Vitamin D physiology.
Progress in biophysics and molecular biology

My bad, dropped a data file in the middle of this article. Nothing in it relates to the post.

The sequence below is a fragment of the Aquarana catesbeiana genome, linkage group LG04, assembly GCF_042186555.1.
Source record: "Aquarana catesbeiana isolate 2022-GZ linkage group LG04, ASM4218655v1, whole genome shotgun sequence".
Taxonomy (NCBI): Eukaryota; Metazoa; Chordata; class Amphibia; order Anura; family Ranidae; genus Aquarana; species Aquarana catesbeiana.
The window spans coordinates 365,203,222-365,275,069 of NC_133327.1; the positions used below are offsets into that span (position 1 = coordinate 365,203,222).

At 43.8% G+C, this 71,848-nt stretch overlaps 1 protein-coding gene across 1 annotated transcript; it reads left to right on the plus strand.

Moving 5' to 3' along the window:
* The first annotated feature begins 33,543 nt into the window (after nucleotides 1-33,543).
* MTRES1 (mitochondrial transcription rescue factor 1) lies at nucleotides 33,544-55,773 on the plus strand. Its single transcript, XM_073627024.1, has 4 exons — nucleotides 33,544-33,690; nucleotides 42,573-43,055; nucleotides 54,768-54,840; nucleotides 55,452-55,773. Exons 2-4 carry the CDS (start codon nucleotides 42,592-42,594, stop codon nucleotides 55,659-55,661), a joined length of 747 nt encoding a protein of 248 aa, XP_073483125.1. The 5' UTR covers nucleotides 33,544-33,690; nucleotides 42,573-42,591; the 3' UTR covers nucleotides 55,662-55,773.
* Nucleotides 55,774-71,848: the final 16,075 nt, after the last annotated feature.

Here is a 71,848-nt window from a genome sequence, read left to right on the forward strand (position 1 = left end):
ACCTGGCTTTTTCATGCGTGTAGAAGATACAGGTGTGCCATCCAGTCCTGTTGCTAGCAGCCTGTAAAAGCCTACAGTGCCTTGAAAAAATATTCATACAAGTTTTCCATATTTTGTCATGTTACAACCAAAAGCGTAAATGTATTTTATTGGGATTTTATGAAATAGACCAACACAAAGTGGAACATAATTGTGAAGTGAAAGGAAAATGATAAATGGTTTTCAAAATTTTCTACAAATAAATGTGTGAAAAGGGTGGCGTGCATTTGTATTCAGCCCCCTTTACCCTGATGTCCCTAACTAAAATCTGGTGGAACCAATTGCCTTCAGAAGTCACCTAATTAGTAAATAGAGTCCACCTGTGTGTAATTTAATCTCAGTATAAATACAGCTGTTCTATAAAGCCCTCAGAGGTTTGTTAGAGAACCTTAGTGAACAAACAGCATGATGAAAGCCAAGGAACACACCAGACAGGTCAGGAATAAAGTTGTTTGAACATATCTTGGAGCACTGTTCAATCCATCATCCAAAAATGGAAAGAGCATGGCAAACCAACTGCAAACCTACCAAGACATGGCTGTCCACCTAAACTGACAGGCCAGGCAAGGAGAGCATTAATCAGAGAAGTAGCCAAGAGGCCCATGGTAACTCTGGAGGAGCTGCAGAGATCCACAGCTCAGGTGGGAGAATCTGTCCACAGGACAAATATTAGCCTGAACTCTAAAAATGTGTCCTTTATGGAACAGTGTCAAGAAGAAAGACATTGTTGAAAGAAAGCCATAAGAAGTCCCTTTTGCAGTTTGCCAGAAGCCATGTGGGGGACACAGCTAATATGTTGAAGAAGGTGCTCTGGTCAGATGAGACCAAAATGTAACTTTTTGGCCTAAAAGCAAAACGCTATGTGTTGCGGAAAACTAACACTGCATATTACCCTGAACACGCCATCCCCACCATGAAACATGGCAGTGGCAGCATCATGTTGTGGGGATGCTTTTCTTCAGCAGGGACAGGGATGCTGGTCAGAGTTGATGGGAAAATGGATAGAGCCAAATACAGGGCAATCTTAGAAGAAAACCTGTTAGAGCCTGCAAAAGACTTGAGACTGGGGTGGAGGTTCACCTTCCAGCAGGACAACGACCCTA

Vitamin D3 is synthesized in the skin during summer under the influence of ultraviolet light of the sun, or it is obtained from food, especially fatty fish. After hydroxylation in the liver into 25-hydroxyvitamin D (25(OH)D) and kidney into 1,25-dihydroxyvitamin D (1,25(OH)2D), the active metabolite can enter the cell, bind to the vitamin D-receptor and subsequently to a responsive gene such as that of calcium binding protein. After transcription and translation the protein is formed, e.g. osteocalcin or calcium binding protein. The calcium binding protein mediates calcium absorption from the gut. The production of 1,25(OH)2D is stimulated by parathyroid hormone (PTH) and decreased by calcium. Risk factors for vitamin D deficiency are premature birth, skin pigmentation, low sunshine exposure, obesity, malabsorption and advanced age. Risk groups are immigrants and the elderly. Vitamin D status is dependent upon sunshine exposure but within Europe, serum 25(OH)D levels are higher in Northern than in Southern European countries. Severe vitamin D deficiency causes rickets or osteomalacia, where the new bone, the osteoid, is not mineralized. Less severe vitamin D deficiency causes an increase of serum PTH leading to bone resorption, osteoporosis and fractures. A negative relationship exists between serum 25(OH)D and serum PTH. The threshold of serum 25(OH)D, where serum PTH starts to rise is about 75nmol/l according to most surveys. Vitamin D supplementation to vitamin D-deficient elderly suppresses serum PTH, increases bone mineral density and may decrease fracture incidence especially in nursing home residents. The effects of 1,25(OH)2D and the vitamin D receptor have been investigated in patients with genetic defects of vitamin D metabolism and in knock-out mouse models. These experiments have demonstrated that for active calcium absorption, longitudinal bone growth and the activity of osteoblasts and osteoclasts both 1,25(OH)2D and the vitamin D receptor are essential. On the other side, bone mineralization can occur by high ambient calcium concentration, so by high doses of oral calcium or calcium infusion. The active metabolite 1,25(OH)2D has its effects through the vitamin D receptor leading to gene expression, e.g. the calcium binding protein or osteocalcin or through a plasma membrane receptor and second messengers such as cyclic AMP. The latter responses are very rapid and include the effects on the pancreas, vascular smooth muscle and monocytes. Muscle cells contain vitamin D receptor and several studies have demonstrated that serum 25(OH)D is related to physical performance. The active metabolite 1,25(OH)2D has an antiproliferative effect and downregulates inflammatory markers. Extrarenal synthesis of 1,25(OH)2D occurs under the influence of cytokines and is important for the paracrine regulation of cell differentiation and function. This may explain that vitamin D deficiency can play a role in the pathogenesis of auto-immune diseases such as multiple sclerosis and diabetes type 1, and cancer. In conclusion, the active metabolite 1,25(OH)2D has pleiotropic effects through the vitamin D receptor and vitamin D responsive elements of many genes and on the other side rapid non-genomic effects through a membrane receptor and second messengers. Active calcium absorption from the gut depends on adequate formation of 1,25(OH)2D and an intact vitamin D receptor. Bone mineralization mainly depends on ambient calcium concentration. Vitamin D metabolites may play a role in the prevention of auto-immune disease and cancer.